The English are a flank opening that starts with 1.c4. It is a highly transpositional opening that might at times transpose to other d4 openings.
The English opening has comparatively less amount of theory than any other opening like the Ruy Lopez or Catalan. White has a fixed structure in most of the variations. This makes the opening easy to learn and can be mastered in a very short span of time.
White aims to control the light squares, and the battle takes a positional nature. It is a highly respectable opening and has been adopted by top players such as Mikhail Botvinnik, Garry Kasparov and modern-day heroes like Magnus Carlsen. In the English, white mainly aims to fianchetto his light-squared bishop in most of the variations.
1. Symmetrical English:
The symmetrical English starts with 1…c5 from black and is named so because black advances the c pawn two squares and at times aims for the same setup as that of white. The move order goes 1.c4 c5 2.Nc3 Nc6 3.g3 g6 4.Bg2 Bg7 5.Nf3 Nf6 6.0-0 0-0 7.d4
This is the starting position of the Pure symmetrical variation. The position is supposed to be equal although white claims an edge.
1.c5 c5 2.Nc3 Nf6 3.g3 Here black can also play 3…d5 and sets up a Maroczy structure aiming to prove that white’s extra tempo is insignificant.
After 1.c4 c5, white can also play 2.Nf3. Play might continue 2…Nf6 3.g3 b6 4.Bg2 Bb7 5.0-0 e6 6.Nc3
The game in this structure becomes very slow and manoeuvring. Both sides must be on the lookout for pawn breaks.
Another line is 1.c4 c5 2.Nf3 Nf6 3.Nc3 Nc6 4.d4 cxd4 5.Nxd4 e6
The main line runs 6.g3 Qb6 7. Ndb5 Ne5
This is a very sharp variation which involves some pawn sacrifices from both sides.
2. Reversed Sicilian 1….e5
This is the most popular response against the English both for club players as well as top masters. Almost everyone Carlsen, Caruana, Anand, Ding Liren, and Anish Giri uses this system from time to time.
Black’s position resembles that of a Sicilian with colours reversed.
1.c4 e5 2.Nc3 Nf6 3.g3 (note that white can also play 3.Nf3 and enter this variation) 3…d5 4.cxd5 Nxd5 5. Bg2 Nb6 6.Nf3 Nc6 7.0-0 Be7 8.d3
There have been millions of games played from this position. White tries to develop counterplay on the semi-open c file and stands slightly better.
Another variation is 1.c4 e5 2.Nc3 Nc6 3.g3 g6 4.Bg2 Bg7 5.d3 d6 6.e4
White’s moves are simple Nge2,0-0, Be3, Qd2 etc. White tries to play f4 and create some attacking chances on the kingside whereas black can counter with f5 or look for a play on the queenside.
The name of this setup is the Botvinnik setup.
After 1.c4 e5 2.Nc3 Nc6 3.g3 g6 4.Bg2 Bg7 5.d3 d6 White can also play 6.Rb1. Play might go 6…Nf6 7.Nf3 0-0 8.0-0
White plans b4 to b5 kicking the night and thus gaining some space on the queenside.
Black can also play 2….Bb4 on the 2nd move. The move order goes 1.c4 e5 2.Nc3 Bb4
With this move, black tries to avoid the theoretical battles and aims to damage white’s pawn structure by taking on c3. White usually plays 3.Nd5 then play might go 3..Be7 4.d4 d6 5.e4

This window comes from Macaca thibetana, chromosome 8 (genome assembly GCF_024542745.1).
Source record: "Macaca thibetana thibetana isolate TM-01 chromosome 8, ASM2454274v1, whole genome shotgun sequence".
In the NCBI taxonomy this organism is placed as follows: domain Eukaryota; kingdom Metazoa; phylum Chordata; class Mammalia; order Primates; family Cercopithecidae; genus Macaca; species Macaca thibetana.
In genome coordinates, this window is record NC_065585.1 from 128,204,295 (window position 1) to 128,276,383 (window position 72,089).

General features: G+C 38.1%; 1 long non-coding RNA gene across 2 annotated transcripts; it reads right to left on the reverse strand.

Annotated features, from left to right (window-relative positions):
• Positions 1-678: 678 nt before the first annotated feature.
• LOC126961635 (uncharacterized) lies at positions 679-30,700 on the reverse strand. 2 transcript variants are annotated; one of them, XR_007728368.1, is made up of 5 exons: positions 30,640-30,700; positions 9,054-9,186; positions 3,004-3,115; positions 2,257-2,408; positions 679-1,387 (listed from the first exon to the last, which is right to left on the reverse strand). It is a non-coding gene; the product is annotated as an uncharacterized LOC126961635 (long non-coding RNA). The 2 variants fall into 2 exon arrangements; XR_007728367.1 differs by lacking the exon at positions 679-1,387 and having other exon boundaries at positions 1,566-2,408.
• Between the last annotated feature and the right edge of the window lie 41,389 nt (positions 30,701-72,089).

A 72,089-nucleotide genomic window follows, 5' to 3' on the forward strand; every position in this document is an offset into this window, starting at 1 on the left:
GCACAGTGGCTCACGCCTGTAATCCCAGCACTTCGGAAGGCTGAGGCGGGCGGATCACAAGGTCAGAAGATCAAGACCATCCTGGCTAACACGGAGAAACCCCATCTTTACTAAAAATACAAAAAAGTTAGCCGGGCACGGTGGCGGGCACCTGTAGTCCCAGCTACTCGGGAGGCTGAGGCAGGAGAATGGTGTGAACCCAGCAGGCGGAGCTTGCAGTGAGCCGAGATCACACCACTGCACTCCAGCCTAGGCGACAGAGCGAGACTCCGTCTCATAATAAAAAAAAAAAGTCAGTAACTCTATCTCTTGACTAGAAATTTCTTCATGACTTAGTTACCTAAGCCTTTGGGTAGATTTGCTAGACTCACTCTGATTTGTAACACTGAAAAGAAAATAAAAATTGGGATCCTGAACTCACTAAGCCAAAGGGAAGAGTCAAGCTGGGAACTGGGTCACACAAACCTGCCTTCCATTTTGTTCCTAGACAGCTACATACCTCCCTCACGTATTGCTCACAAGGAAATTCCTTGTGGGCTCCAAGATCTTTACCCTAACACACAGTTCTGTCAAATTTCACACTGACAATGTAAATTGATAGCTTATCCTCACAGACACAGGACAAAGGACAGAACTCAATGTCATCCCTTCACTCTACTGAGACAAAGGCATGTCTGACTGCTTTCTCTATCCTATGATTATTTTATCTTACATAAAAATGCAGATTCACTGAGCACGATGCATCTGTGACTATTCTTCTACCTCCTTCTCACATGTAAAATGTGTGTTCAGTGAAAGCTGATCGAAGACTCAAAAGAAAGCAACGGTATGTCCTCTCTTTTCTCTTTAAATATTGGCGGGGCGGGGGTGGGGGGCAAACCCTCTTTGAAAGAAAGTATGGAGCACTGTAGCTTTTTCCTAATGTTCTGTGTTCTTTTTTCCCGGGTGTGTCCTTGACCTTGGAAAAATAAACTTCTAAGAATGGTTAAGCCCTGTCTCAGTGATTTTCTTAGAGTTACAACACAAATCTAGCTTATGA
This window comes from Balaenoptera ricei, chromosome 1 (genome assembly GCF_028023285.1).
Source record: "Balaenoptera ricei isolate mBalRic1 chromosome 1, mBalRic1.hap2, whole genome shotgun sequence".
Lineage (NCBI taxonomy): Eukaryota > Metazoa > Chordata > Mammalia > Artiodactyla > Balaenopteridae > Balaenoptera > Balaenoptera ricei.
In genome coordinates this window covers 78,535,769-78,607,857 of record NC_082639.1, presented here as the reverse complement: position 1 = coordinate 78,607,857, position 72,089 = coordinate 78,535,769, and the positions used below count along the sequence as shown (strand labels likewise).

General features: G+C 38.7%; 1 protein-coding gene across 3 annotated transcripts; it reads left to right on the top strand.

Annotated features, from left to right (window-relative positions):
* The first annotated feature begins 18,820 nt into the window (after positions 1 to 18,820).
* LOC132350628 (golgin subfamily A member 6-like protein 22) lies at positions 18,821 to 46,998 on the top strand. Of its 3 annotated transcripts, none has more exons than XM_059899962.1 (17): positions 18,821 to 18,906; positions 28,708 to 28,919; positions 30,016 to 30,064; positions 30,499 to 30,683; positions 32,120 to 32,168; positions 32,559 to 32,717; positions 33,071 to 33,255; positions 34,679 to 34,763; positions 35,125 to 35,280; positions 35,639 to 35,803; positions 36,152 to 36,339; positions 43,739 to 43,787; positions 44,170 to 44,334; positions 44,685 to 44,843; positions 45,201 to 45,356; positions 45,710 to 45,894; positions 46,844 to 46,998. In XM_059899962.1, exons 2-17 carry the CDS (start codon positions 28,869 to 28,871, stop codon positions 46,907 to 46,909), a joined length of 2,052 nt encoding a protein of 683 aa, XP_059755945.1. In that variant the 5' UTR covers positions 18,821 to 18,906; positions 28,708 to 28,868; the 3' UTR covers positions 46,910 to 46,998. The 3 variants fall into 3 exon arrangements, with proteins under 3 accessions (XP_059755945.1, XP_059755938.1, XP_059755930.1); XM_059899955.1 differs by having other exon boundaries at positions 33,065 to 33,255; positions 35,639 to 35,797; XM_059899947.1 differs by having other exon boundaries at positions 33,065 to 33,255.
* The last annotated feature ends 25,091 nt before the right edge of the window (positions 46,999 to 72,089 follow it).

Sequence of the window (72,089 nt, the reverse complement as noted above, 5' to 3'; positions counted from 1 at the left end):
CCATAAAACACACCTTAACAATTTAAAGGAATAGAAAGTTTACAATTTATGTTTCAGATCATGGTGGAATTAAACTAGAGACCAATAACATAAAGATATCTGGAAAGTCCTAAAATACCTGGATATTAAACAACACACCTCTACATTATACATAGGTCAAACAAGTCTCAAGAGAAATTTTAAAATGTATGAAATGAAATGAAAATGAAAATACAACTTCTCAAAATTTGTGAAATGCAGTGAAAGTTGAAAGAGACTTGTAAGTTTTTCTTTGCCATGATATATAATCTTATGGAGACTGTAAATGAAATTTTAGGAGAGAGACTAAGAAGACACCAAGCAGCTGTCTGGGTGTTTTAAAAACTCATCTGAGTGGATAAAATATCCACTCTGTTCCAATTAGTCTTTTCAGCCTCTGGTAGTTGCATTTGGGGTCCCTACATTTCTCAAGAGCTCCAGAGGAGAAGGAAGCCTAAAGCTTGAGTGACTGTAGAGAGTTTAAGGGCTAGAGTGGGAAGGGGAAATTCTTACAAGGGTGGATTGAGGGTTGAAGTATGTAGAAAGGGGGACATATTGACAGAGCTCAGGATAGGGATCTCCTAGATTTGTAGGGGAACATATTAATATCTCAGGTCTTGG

White has more space and is ready to get the bishop pair by taking on e7.
Black can also opt for the f5 set ups with 1.c4 e5 2.Nc3 d6 3.Nf3 f5
The line runs 4.d4 e4 5.Ng5!
White aims to play Nh3 and put the Night on the active f4 square.
3. 1.c4 e6 (Queens Gambit declined structures)
1.c4 e6 2.Nf4 d5 3.g3 Nf6 4.Bg2 Be7 5.0-0 0-0 6.b3
These structures often transpose into some kind of Catalan. Both sides are flexible and try to develop their pieces as quickly as possible. This setup was used by Magnus Carlsen in one of his games in the 2021 World Chess Championship.
4.Slav setup with 1…c6
This setup is mainly employed by Slav players to be in their comfort zone. White can always transpose into some mainline slav by playing d4 at any moment. However, he can keep the game in pure English territory.
1.c4 c6 2.Nf3 d5 3.g3 Nf6 4.Bg2 dxc4!
Black aims to hold on to the pawn.
5.Qc2 Nbd7 6.Na3 g6
Black can also try to hold on to the pawn with 6…Be6
7.Nxc4 Nxc4 8.Qxc4 Bg7 and we have some kind of slav Grunfeld hybrid on the board.
Well, this move can transpose into many d4 openings at a later stage.
1.c4 Nf6 2.Nc3 g6 3.g3 Bg7 4.Bg2 0-0 5.e4!
White tries to be within the boundaries of the English opening.
5…d6 6.Nge2 This night is developed on e2 to clear the way for the f pawn at a later stage in the game.
6…c5 (Black can also play 6…e5)
This setup is used by kings and Indian players. White has a comfortable position and can gain space both on the Queenside as well as the Kingside.
Another variation variation is the Carl-Mikenas attack which starts with 1.c4 Nf6 2.Nc3 e6 3.e4
Now black has two moves 3…d5 and 3…c5.
After 3….d5 play runs 4.e5 d4 5.exf6 dxc3 6.bxc3 Qxf6 7.d4
Here black plays 7….b6. Aronian has tried 8.h4 here against Ding Liren in Candidates 2018.
If black plays 3…c5, play continues 4.e5 White pushes the night back and gains space.
4…Ng8 5.Nf3 Nc6 6.d4 cxd4 7.Nxd4! Nxe5
White has sacrificed a pawn in order to get control over the dark squares in Black’s camp. A strategic battle awaits in the future.
1.c4 Nf6 2.Nc3 d5
This setup is played by Grunfeld players. Play might continue 3.cxd5 Nxd5 4.g3 g6 5.Bg2 Nxc3 6.bxc3 Bg7
Here 7.h4! Is a modern idea in order to create attacking chances on the kingside?
6. Dutch Setups:
Again, the play might transpose to some mainline dutch.
2.Nf3 Nf6 3.g3 e6 4.Bg2 d5 5.0-0 c6 6.b3 0-0
Black opts for a stonewall setup which is rather solid.
1.c4 f5 2.g3 Nf6 3.Bg2 g6 4.Nc3 Bg7 5.d3 0-0 Black opts for a Leningrad structure in this case.
6.e4! White wants to put the night on e2 to remain more flexible. 6….fxe4 7.dxe4 d6 8.Nge2 c5
White enjoys a small plus in this line.
7. c4 b6:
This setup is played by those who want the game to steer into some kind of Queens Indian. Black’s moves are rather simple, he will play Bb7,e6, Nf6 etc. White can play later d4 and enter into the main lines where he is more than comfortable.